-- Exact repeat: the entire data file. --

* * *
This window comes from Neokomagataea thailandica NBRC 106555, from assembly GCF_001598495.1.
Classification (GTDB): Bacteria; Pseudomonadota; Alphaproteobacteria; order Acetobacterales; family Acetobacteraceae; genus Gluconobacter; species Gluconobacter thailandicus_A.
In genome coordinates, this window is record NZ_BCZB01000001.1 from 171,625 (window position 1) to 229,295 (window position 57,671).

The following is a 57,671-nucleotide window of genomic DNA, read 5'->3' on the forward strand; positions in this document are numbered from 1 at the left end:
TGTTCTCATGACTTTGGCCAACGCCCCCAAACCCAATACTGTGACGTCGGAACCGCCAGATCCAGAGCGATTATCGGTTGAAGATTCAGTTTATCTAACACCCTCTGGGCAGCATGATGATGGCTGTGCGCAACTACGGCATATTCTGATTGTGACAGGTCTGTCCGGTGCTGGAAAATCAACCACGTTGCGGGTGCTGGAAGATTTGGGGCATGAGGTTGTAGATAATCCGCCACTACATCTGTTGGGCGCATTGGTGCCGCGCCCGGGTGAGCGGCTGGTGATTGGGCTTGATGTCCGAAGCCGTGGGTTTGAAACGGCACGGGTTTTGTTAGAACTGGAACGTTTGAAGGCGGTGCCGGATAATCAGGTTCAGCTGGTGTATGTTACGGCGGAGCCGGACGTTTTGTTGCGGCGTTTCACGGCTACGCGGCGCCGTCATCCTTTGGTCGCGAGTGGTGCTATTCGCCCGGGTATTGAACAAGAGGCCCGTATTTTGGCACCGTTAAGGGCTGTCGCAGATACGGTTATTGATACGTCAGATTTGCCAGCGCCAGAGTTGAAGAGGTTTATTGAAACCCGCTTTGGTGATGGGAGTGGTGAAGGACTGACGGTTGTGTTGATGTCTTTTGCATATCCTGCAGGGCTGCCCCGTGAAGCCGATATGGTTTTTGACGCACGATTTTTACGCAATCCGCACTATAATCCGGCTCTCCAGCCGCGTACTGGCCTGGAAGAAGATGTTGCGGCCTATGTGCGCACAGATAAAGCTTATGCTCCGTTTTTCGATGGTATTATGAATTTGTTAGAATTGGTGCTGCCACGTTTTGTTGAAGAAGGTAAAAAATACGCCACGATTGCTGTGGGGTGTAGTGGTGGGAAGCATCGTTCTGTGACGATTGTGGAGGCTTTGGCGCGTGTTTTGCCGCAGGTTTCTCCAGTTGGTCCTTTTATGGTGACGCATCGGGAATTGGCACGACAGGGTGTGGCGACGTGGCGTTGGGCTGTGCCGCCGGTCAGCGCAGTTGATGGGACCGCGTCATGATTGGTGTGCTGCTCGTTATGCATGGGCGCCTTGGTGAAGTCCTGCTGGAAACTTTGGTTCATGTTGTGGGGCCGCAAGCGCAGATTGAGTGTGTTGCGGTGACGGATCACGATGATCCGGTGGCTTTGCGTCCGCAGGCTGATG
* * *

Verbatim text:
This window comes from Neokomagataea thailandica NBRC 106555, from assembly GCF_001598495.1.
Classification (GTDB): Bacteria; Pseudomonadota; Alphaproteobacteria; order Acetobacterales; family Acetobacteraceae; genus Gluconobacter; species Gluconobacter thailandicus_A.
In genome coordinates, this window is record NZ_BCZB01000001.1 from 171,625 (window position 1) to 229,295 (window position 57,671).

The following is a 57,671-nucleotide window of genomic DNA, read 5'->3' on the forward strand; positions in this document are numbered from 1 at the left end:
TGTTCTCATGACTTTGGCCAACGCCCCCAAACCCAATACTGTGACGTCGGAACCGCCAGATCCAGAGCGATTATCGGTTGAAGATTCAGTTTATCTAACACCCTCTGGGCAGCATGATGATGGCTGTGCGCAACTACGGCATATTCTGATTGTGACAGGTCTGTCCGGTGCTGGAAAATCAACCACGTTGCGGGTGCTGGAAGATTTGGGGCATGAGGTTGTAGATAATCCGCCACTACATCTGTTGGGCGCATTGGTGCCGCGCCCGGGTGAGCGGCTGGTGATTGGGCTTGATGTCCGAAGCCGTGGGTTTGAAACGGCACGGGTTTTGTTAGAACTGGAACGTTTGAAGGCGGTGCCGGATAATCAGGTTCAGCTGGTGTATGTTACGGCGGAGCCGGACGTTTTGTTGCGGCGTTTCACGGCTACGCGGCGCCGTCATCCTTTGGTCGCGAGTGGTGCTATTCGCCCGGGTATTGAACAAGAGGCCCGTATTTTGGCACCGTTAAGGGCTGTCGCAGATACGGTTATTGATACGTCAGATTTGCCAGCGCCAGAGTTGAAGAGGTTTATTGAAACCCGCTTTGGTGATGGGAGTGGTGAAGGACTGACGGTTGTGTTGATGTCTTTTGCATATCCTGCAGGGCTGCCCCGTGAAGCCGATATGGTTTTTGACGCACGATTTTTACGCAATCCGCACTATAATCCGGCTCTCCAGCCGCGTACTGGCCTGGAAGAAGATGTTGCGGCCTATGTGCGCACAGATAAAGCTTATGCTCCGTTTTTCGATGGTATTATGAATTTGTTAGAATTGGTGCTGCCACGTTTTGTTGAAGAAGGTAAAAAATACGCCACGATTGCTGTGGGGTGTAGTGGTGGGAAGCATCGTTCTGTGACGATTGTGGAGGCTTTGGCGCGTGTTTTGCCGCAGGTTTCTCCAGTTGGTCCTTTTATGGTGACGCATCGGGAATTGGCACGACAGGGTGTGGCGACGTGGCGTTGGGCTGTGCCGCCGGTCAGCGCAGTTGATGGGACCGCGTCATGATTGGTGTGCTGCTCGTTATGCATGGGCGCCTTGGTGAAGTCCTGCTGGAAACTTTGGTTCATGTTGTGGGGCCGCAAGCGCAGATTGAGTGTGTTGCGGTGACGGATCACGATGATCCGGTGGCTTTGCGTCCGCAGGCTGATG